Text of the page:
You spend a lot of time tweaking your HR processes and programs. Much of this time, I’m sure, is spent on enveloping your stuff in the appropriate communications – getting people to use and appreciate what you’ve worked so hard to provide. Email, WebEx, Conference Calls, Desk Drops, Fliers…whatever. My guess is that the returned benefit from these efforts are incremental at best. I suppose many of you are missing a crucial element to this whole game. And most of you won’t like what I have to say:
Your employees are downright tired of hearing from you.
Most employees treat a message from HR like you treat a marketing piece from the credit card companies – it goes straight into the trash unopened. They’ve come to believe that whatever else they have going on is far too important to be bothered by your junk. And they’ve learned that there are few, if any, negative repercussions to ignoring this junk. They may even put it aside with good intentions of getting back to it…but it too will go untouched…I promise you. The most effective way of combating this issue?
Use a respected mouthpiece.
My boss controls my employment, my advancement, and my compensation. She is the single most important stakeholder I have in my career. When she sends me an Email, I read it immediately. When she calls me, I put everything else down and pick up the phone. When she schedules a meeting, I’m there without exception. When she asks me to wash her car, I wax it too. Example: stop organizing and then conducting the conference calls to roll-out the upcoming year-end evaluation process. Everybody already knows you think it’s important. Let someone who really matters stand up and champion the cause. Suggestion: Take some time to create a turnkey presentation – collaborating with the business leaders while you do so. Tailor those presentations to the various business units. And then ask the head of those respective units to make the presentation to their employees. They can do it during a recurring team meeting, they can schedule it as a special event. But they need to make the presentation and you shouldn’t even be in the room. Introductory memos or Emails? Have it come from their desks. Reminder messages? Let them be the bad guys.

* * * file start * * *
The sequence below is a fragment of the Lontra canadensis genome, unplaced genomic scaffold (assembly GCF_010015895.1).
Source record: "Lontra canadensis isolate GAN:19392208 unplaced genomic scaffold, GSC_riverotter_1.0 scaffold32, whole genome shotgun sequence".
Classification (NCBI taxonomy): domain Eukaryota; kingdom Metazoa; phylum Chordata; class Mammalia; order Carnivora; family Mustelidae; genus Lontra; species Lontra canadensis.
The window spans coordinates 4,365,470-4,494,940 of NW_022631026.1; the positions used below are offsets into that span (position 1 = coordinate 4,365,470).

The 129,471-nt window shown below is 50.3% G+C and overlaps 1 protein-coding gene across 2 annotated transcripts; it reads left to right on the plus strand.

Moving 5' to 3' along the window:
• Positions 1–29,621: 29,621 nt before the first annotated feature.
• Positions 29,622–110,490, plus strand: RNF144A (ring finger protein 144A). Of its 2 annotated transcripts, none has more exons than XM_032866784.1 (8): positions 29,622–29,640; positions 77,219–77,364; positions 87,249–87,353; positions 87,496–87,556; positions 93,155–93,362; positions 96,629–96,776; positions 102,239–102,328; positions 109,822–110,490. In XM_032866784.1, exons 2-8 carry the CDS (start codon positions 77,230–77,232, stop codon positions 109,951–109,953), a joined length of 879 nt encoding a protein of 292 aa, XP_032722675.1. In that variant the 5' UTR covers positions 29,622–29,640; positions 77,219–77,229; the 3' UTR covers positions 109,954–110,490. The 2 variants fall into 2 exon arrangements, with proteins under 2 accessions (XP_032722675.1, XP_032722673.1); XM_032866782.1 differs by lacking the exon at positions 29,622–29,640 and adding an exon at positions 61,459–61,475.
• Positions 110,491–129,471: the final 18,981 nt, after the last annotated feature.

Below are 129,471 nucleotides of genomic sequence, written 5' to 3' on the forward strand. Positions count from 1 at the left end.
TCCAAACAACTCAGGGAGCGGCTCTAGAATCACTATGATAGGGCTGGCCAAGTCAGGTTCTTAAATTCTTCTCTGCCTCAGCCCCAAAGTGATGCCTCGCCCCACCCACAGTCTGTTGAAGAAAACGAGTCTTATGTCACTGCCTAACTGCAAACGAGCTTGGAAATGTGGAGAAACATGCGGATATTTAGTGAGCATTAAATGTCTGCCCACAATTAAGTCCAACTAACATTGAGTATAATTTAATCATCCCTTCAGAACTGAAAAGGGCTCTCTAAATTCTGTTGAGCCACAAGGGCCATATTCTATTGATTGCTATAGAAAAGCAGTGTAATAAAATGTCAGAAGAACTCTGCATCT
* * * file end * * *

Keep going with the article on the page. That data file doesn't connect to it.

Not only will the employees end up paying attention to the message, but they are more likely to then go do what they’ve been asked to do. If the person who matters to an employee says it to an employee, then it will matter to that employee. I know this is hard to hear, but you are not that person who matters.
Photo Credit: Sax.Co.UK